International Economics (F)

Course content

The purpose of the course is to give an introduction to traditional and new trade theories and selected topics in international monetary economics.

 

The course studies causes and consequences of international trade. We seek to answer questions such as:

  • Why do countries trade?
  • What do they trade?
  • Who gains and who loses from trade?
  • What is the impact of trade policy on welfare?

 

The course also considers aspects of the globalization debate:

  • Is wage inequality affected?
  • What are the implications of multinationals and offshoring?
  • How would various policy changes discussed in the news affect trade, welfare and inequality?

 

The class centers on the work horse models of international trade: The Ricardian model, the Heckscher-Ohlin and the Krugman model, but extends on these and discuss modern theories of strategic trade policy. There will be a small number of empirical papers as well.

Education

MSc programme in Economics – elective course

Bacheloruddannelsen i økonomi – Prioriteret valgfag på 3. år (angivet med et p)

The Danish BSc programme in Economics - prioritized elective at the 3rd year (symbolized by ‘p’).

 

The course is part of the Financial line in Economics symbolized by "F".

Learning outcome

After completing the course the student is expected to be able to:

 

Knowledge:

  • Account for why international trade arises.
  • Define and explain trade patterns under perfect and imperfect competition.
  • Account for the extent to which there are welfare gains from trade.

 

Skills:

  • Analyze and calculate how trade affects the beahavious of firms and consumers and how trade affects welfare and inequality.
  • Analyze and calculate how trade policy affectsfirm behaviour and analyze and calculate welfare implications of trade policy

 

Competencies:

  • Convert the material of the class into actionable trade policies
  • Understand, discuss and evaluate current policy proposals in light of the theory presented in the class.

 

Lectures and exercise classes.

  • Brander, J. and P. Krugman (1983), A 'Reciprocal Dumping' Model of International Trade, Journal of International Economics, 15, p. 313-321.
  • Brander, J. and B. Spencer (1985), Export Subsidies and International Market Share Rivalry, Journal of International Economics, 18, p. 83-100.
  • Feenstra, R.C. (2016), Advanced International Trade, Theory and Evidence, 2nd edition, Princeton University Press. Selected parts of chapters 1, 2, 3, 4, 5, 7, 8, and 9.
  • Autor, D; Dorn, D. and Hanson G. Untangling Trade and Technology: Evidence from Local Labour Markets, The Economic Journal, 2015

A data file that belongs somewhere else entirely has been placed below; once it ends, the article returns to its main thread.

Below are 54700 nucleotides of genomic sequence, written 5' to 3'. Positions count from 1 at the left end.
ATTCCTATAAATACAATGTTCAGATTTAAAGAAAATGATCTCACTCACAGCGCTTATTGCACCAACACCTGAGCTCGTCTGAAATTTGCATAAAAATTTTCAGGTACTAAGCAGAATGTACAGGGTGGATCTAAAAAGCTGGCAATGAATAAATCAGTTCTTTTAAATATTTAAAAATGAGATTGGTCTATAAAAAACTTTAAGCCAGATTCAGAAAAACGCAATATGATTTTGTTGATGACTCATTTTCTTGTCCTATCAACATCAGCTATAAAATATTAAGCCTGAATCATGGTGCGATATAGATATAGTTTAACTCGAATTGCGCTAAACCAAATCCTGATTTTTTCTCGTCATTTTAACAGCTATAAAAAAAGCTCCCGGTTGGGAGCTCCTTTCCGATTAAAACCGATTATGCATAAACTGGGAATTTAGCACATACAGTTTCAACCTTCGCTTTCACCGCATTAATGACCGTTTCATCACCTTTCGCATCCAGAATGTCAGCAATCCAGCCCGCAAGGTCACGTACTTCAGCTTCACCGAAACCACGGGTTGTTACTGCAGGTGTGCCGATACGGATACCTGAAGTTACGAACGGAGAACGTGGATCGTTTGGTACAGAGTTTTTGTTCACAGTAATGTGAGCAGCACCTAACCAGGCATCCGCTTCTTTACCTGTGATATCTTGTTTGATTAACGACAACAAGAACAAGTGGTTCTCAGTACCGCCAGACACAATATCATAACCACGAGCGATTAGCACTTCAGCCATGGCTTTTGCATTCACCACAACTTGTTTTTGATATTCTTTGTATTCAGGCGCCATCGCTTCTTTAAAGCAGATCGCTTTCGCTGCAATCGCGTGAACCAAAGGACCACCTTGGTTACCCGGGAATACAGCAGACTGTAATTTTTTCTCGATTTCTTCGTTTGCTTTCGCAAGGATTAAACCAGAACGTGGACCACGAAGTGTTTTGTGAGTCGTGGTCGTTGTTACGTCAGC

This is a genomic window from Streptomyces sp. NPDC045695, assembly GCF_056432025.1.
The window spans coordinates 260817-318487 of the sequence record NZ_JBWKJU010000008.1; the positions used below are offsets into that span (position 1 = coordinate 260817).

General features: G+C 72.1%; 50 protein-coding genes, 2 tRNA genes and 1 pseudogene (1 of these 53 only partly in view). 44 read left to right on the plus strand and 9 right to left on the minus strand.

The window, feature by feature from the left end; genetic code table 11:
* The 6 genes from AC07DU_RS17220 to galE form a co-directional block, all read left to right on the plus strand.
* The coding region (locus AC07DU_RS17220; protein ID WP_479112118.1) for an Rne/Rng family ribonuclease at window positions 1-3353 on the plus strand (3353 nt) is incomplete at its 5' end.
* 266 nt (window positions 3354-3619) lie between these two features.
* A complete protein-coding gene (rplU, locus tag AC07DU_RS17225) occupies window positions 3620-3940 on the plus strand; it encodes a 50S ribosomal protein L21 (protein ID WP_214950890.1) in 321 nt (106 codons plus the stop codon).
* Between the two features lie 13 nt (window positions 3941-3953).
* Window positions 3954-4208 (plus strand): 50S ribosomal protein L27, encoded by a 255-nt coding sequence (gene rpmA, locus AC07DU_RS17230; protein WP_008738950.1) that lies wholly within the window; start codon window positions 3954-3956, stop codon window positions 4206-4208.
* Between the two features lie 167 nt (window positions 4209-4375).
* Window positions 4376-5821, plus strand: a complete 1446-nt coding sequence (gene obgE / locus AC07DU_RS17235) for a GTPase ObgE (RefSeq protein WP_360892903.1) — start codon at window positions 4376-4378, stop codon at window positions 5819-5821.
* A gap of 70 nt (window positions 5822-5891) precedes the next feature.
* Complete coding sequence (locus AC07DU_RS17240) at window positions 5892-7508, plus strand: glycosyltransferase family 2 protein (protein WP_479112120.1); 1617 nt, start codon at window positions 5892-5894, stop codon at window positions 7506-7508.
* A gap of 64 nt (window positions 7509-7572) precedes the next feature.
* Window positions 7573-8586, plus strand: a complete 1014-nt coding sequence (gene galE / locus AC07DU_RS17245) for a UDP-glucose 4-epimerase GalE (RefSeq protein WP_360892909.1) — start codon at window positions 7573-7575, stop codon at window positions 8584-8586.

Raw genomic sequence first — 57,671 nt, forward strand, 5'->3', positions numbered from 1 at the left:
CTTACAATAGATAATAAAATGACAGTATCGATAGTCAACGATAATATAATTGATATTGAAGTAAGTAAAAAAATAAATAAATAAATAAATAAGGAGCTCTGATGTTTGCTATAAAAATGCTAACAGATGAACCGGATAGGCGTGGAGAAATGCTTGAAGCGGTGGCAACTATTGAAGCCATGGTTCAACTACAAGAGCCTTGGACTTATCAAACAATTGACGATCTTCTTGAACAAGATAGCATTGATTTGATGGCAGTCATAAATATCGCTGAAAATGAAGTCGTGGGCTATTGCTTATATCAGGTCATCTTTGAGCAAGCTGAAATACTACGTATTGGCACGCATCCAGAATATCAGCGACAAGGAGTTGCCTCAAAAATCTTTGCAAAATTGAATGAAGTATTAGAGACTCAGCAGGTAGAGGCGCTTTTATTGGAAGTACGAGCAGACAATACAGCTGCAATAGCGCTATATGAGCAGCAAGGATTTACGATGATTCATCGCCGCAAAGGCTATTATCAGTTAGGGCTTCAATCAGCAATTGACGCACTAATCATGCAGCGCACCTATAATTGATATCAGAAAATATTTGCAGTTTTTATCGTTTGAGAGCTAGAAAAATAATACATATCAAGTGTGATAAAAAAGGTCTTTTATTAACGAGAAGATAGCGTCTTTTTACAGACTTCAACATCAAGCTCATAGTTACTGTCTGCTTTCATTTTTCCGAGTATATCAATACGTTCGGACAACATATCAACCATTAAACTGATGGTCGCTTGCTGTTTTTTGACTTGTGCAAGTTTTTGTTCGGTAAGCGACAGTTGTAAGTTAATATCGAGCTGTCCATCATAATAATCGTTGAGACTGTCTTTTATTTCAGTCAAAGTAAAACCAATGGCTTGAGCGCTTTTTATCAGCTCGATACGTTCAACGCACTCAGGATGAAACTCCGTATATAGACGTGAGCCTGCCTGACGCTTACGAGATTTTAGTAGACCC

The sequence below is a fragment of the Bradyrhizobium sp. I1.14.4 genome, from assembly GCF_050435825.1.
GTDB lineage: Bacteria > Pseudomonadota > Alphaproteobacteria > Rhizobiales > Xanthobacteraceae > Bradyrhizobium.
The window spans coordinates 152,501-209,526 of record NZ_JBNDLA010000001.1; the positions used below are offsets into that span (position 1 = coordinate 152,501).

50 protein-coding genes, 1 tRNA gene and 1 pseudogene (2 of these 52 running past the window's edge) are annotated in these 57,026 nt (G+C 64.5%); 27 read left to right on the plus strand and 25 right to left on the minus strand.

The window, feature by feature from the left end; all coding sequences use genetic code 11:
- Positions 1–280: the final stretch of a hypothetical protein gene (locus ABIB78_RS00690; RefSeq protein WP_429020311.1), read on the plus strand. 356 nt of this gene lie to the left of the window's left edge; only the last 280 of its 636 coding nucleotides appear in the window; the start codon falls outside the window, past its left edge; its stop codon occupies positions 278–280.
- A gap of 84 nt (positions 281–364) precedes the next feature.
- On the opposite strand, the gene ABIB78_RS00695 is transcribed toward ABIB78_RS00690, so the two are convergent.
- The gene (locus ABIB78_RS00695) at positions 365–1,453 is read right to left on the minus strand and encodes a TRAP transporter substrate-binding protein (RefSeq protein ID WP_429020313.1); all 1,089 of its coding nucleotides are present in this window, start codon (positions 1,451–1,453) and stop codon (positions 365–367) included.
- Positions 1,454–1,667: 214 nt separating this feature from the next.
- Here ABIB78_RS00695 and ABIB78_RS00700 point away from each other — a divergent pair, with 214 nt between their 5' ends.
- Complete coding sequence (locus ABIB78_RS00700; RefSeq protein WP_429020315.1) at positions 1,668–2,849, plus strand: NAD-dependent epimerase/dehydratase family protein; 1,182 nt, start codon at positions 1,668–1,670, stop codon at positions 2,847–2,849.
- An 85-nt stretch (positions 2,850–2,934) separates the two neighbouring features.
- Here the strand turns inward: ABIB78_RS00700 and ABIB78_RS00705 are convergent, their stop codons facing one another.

• Krugman, P. (1979), Increasing Returns, Monopolistic Competition, and International Trade, Journal of International Economics, 9, p. 467-476.

 

Micro- and macro theory of the first two years of the Bachor study in Economics, University of Copenhagen, or similar. Especially with the mathematical formalities of microeconomics.

Note, this is not an easy class. Understanding of differentiation, calculus etc. is taking as a given and the class is heavy in models.

Schedule:
3 hours lectures a week from week 6 to 20 (except holidays).
2 hours exercise class a week from week 6/7 to 21 (except holidays).

The overall schema for the 3rd year and Master courses can be seen at KUnet:
MSc in Economics => "courses and teaching" => "Planning and overview" => "Your timetable"
BA i Økonomi/KA i Økonomi => "Kurser og undervisning" => "Planlægning og overblik" => "Dit skema"

Timetable and venue:
To see the time and location of lecturesplease press the link/links under "Se skema" (See schedule) at the right side of this page (F means Spring).

You can find the similar information partly in English at
https:/​/​skema.ku.dk/​ku1920/​uk/​module.htm
-Select Department: “2200-Økonomisk Institut” (and wait for respond)
-Select Module:: “2200-F20; [Name of course]”
-Select Report Type: “List – Weekdays”
-Select Period: “Forår/Spring – Week 5-30”
Press: “ View Timetable”

Oral
Individual
Collective

 

Students will receive individual feedback on their written assignments.

In addition, the lecturer gives collective oral feedback for the quizzes the students take during the lectures.

ECTS
7,5 ECTS
Type of assessment
Written examination, 3 hours under invigilation
The exam assignment is given in English and must be answered in English.
____
Aid
Without aids
Marking scale
7-point grading scale
Censorship form
No external censorship
for the written exam. The exam may be chosen for external censorship by random check
____
Criteria for exam assessment

Students are assessed on the extent to which they master the learning outcome for the course.

 

To receive the top grade, the student must with no or only a few minor weaknesses be able to demonstrate an excellent performance displaying a high level of command of all aspects of the relevant material and can make use of the knowledge, skills and competencies listed in the learning outcomes.

Single subject courses (day)

  • Category
  • Hours
  • Exam
  • 3
  • Preparation
  • 133
  • Lectures
  • 42
  • Class Exercises
  • 28
  • English
  • 206